Number four in the Clean Air Technologies Series.
There is something about a train. In fact, it was none other than Poetry Pulitzer Prize winner Edna St. Vincent Millay who, in true poetic form, in “Travel,” wrote: “Yet, there isn’t a train I wouldn’t take, No matter where it’s going.”
One would not be incorrect to postulate that the railway technology field has been an ever-evolving and transformative one. And a fervor for blazing new trails in the railway technology realm is today, very much alive and well.
Up in the air?
So, when my eyes landed upon the headline: “MetroPlan approves float-on-air train for south Orange,” I actually did a double-take, more like a triple-take, before I finally clicked on the link. I was both pleasantly surprised and intrigued by what I saw.
Now, you all know credit for America’s early expansion is owed to railways. And, you all know the railway is the support structure upon which trains move mass amounts of people and goods. And, you all know that the American representation has been around for nearly 200 years and the basics are pretty much the same today as they were when first arriving on scene. Well, hold onto your (iron) horses, because domestically, things in this regard could be changing.
So, in the Orlando Sentinel article, columnist Dan Tracy writes candidly: “A privately financed, futuristic train that would link the convention center with Orlando International Airport was tentatively approved Wednesday by Metro Orlando’s main planning agency.”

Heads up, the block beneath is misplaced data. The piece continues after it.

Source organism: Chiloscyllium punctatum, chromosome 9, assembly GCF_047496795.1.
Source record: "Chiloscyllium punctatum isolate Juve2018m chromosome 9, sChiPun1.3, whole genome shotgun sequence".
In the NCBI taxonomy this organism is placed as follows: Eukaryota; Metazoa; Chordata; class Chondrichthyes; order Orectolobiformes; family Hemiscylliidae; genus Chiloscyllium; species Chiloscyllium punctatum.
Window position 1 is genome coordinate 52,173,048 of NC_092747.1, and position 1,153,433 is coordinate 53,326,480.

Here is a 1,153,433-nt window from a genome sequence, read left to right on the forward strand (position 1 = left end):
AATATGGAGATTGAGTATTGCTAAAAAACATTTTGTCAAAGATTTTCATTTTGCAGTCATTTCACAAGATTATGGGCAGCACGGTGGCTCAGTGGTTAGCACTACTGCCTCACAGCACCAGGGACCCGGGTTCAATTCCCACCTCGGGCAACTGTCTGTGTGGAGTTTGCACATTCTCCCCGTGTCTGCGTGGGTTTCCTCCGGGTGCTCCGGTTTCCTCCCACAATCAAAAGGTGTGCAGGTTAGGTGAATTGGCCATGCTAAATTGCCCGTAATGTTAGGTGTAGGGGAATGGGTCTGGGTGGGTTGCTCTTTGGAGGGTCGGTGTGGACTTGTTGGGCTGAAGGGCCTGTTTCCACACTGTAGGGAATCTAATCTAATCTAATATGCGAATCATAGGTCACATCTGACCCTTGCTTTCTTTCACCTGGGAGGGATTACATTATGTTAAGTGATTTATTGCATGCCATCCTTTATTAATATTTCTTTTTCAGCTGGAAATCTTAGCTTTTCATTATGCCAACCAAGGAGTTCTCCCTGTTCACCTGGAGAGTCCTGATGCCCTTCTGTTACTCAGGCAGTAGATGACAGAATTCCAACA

And the train-of-tomorrow being referred to here would operate on the principle of Maglev or magnetic levitation to be precise.
As mentioned in the article there are still a few hurdles to overcome, such as in getting Florida Department of Transportation approval and how it might integrate with the already-in-the-works $1.2 billion Florida SunRail commuter train project.
A new generation of locomotion
To my knowledge a commercial application of a maglev system can be found nowhere on U.S. soil, although one each exists in China, Japan and South Korea. So, pending approval, this could indeed be an American first.
In my way of thinking, Maglev is the fifth generation of railway locomotion techniques; the first being horse-drawn or gravity-induced locomotion, followed by steam, electric and then finally, diesel-electric.
Having said all that, if this idea passes muster and actually does fly, a whole new dimension in American rail travel could start to open up, not to mention a whole new era in U.S.-based rail transportation would be afoot.
A technology that’s time has come? Stay tuned.